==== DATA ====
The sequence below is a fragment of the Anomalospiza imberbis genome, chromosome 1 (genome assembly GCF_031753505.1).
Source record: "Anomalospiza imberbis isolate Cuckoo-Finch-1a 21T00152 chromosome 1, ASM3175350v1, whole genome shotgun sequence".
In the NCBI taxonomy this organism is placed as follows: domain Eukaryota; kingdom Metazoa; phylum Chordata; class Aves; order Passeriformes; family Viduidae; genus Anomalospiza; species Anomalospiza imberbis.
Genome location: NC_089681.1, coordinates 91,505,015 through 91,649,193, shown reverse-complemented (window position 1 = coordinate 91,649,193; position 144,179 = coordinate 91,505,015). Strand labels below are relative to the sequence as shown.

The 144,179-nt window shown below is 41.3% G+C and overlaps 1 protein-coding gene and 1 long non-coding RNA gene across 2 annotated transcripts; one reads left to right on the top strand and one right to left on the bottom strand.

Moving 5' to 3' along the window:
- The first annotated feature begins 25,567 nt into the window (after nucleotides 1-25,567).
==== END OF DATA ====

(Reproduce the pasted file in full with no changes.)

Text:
The sequence below is a fragment of the Anomalospiza imberbis genome, chromosome 1 (genome assembly GCF_031753505.1).
Source record: "Anomalospiza imberbis isolate Cuckoo-Finch-1a 21T00152 chromosome 1, ASM3175350v1, whole genome shotgun sequence".
In the NCBI taxonomy this organism is placed as follows: domain Eukaryota; kingdom Metazoa; phylum Chordata; class Aves; order Passeriformes; family Viduidae; genus Anomalospiza; species Anomalospiza imberbis.
Genome location: NC_089681.1, coordinates 91,505,015 through 91,649,193, shown reverse-complemented (window position 1 = coordinate 91,649,193; position 144,179 = coordinate 91,505,015). Strand labels below are relative to the sequence as shown.

The 144,179-nt window shown below is 41.3% G+C and overlaps 1 protein-coding gene and 1 long non-coding RNA gene across 2 annotated transcripts; one reads left to right on the top strand and one right to left on the bottom strand.

Moving 5' to 3' along the window:
- The first annotated feature begins 25,567 nt into the window (after nucleotides 1-25,567).